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Arlington schools may ban energy drinks

An advisory committee wants the Arlington school district to ban energy drinks on all campuses.

The committee -- made up of faculty, staff, parents students -- made the suggestions Thursday night as part of recommendations to update the district's student code of conduct.

A campus administrator brought up concerns about energy drinks to his committee, said Malcolm Turner, executive director of student services.

"We're seeing students that are consuming multiple energy drinks in one day, two or three, and then they get sick and end up in the nursing clinics," he said. "Some of the symptoms are palpitations, tremors, vomiting, diarrhea and chest pains."

Board president Jim Ash said he was not inclined to support a broad ban on energy drinks from campuses because they are not defined by the district.

"I thought we were talking about Gatorade," he said, referring to a popular sports drink. "I'm not willing to ban anything we think an energy drink is. It's too broad and highly unenforceable."

He said it could be possible to ban the drinks during the school day but difficult to enforce if they were banned from campus at after-school events.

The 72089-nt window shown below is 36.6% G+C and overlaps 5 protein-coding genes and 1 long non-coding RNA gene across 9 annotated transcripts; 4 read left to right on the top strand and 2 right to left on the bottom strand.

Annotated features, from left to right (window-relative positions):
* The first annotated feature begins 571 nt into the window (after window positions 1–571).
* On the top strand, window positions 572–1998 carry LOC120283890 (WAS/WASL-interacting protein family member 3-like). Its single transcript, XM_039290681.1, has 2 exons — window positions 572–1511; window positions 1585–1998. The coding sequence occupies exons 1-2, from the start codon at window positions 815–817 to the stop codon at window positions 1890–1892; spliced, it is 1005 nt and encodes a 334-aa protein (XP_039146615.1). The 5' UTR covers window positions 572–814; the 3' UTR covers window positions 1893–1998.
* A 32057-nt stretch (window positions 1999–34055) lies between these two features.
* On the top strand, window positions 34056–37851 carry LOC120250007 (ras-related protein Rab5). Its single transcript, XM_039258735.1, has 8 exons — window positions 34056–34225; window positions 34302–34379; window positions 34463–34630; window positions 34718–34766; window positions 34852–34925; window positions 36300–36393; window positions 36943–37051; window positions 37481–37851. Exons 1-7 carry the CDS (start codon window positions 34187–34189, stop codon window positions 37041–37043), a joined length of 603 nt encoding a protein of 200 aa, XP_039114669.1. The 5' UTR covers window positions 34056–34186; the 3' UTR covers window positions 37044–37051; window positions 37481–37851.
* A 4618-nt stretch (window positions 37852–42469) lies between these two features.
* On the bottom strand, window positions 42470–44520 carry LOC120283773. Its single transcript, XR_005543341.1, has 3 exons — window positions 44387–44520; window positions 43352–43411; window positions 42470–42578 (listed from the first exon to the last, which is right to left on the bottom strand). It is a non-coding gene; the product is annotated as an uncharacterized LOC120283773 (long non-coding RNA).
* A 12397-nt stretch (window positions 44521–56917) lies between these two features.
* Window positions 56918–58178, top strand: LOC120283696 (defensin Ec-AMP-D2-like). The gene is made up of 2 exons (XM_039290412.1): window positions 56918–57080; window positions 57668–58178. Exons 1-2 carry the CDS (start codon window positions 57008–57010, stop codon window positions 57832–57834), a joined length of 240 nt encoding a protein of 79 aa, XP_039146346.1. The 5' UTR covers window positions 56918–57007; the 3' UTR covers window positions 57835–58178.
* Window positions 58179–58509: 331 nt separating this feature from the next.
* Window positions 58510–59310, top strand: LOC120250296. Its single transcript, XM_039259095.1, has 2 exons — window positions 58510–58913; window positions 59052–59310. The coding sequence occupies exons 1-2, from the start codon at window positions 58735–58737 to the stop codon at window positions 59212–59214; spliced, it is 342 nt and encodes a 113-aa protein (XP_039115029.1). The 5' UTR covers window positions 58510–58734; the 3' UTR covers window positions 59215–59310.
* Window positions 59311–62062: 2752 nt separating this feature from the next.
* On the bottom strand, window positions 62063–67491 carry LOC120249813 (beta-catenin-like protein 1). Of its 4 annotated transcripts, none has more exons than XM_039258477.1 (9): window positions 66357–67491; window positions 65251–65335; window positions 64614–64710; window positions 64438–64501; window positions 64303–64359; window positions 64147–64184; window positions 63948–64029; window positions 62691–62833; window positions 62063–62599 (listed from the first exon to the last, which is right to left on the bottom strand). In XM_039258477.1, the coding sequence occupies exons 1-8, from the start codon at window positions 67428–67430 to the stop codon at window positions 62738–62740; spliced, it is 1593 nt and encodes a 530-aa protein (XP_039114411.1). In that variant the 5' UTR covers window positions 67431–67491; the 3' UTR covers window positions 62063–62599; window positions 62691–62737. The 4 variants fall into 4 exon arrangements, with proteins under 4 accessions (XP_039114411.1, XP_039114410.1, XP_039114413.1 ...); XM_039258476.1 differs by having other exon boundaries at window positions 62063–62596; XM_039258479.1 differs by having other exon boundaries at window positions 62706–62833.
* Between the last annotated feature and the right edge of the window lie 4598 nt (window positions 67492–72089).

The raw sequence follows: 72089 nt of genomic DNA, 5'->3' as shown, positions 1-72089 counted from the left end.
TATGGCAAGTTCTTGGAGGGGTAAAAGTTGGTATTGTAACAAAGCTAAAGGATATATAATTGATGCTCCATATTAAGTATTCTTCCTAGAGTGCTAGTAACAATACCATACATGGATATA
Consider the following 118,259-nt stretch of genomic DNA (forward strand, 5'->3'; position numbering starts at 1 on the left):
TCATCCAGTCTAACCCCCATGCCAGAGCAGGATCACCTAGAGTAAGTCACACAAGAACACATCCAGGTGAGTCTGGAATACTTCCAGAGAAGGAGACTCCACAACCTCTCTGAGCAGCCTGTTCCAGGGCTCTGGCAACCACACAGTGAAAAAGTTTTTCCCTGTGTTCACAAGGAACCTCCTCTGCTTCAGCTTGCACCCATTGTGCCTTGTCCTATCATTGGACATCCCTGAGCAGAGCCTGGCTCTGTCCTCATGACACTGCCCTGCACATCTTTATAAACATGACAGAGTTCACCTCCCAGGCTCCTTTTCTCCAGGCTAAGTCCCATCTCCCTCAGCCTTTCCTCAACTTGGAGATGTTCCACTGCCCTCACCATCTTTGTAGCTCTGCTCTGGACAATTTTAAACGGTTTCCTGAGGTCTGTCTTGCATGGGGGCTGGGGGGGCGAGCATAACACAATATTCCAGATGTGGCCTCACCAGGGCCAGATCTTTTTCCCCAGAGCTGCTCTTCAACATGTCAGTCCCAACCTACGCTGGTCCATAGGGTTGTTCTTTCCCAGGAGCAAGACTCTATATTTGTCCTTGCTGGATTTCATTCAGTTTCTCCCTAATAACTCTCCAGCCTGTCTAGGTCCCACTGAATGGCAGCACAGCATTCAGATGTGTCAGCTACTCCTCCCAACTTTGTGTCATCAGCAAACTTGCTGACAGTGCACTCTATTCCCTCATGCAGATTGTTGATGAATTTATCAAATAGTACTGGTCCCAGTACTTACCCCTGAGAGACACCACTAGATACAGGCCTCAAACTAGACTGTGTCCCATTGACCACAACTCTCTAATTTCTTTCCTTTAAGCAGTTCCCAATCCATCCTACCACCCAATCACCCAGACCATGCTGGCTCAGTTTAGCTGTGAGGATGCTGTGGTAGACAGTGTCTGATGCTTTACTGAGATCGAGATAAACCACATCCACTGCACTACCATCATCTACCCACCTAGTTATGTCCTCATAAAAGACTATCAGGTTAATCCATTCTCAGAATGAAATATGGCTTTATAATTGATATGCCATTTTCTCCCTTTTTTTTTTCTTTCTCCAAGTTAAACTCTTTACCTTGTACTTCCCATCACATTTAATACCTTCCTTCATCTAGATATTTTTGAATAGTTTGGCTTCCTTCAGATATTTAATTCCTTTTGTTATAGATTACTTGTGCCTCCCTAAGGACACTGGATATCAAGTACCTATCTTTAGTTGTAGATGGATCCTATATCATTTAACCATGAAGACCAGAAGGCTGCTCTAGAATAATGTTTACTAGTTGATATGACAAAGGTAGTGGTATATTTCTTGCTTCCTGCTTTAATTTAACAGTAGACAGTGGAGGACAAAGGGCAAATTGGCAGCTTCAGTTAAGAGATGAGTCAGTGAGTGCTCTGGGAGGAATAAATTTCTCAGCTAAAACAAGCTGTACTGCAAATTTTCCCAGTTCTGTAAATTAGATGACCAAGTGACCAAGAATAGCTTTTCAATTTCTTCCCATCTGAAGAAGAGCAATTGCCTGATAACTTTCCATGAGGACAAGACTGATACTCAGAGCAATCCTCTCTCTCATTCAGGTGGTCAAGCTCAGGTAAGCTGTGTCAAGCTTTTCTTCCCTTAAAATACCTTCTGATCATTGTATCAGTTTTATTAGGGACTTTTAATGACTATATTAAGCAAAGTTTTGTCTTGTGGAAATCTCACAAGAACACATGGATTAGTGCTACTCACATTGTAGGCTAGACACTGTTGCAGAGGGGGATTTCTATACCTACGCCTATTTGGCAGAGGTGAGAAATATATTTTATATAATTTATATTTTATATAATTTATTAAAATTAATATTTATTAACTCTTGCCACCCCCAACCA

Other trustees wondered how different energy drinks were from other caffeinated drinks, such as those sold at Starbucks, that students may bring back from campus.

Trustee Sheri Wade said she didn't think students should be allowed to bring any drinks onto campuses because officials have no way of knowing for sure what is in them and because it will mean students have to use the restroom more often.

Turner said the committee will work on wording to differentiate the energy drinks, which have high amounts of sugar and caffeine, from an athletic drink that replenishes electrolytes in a person.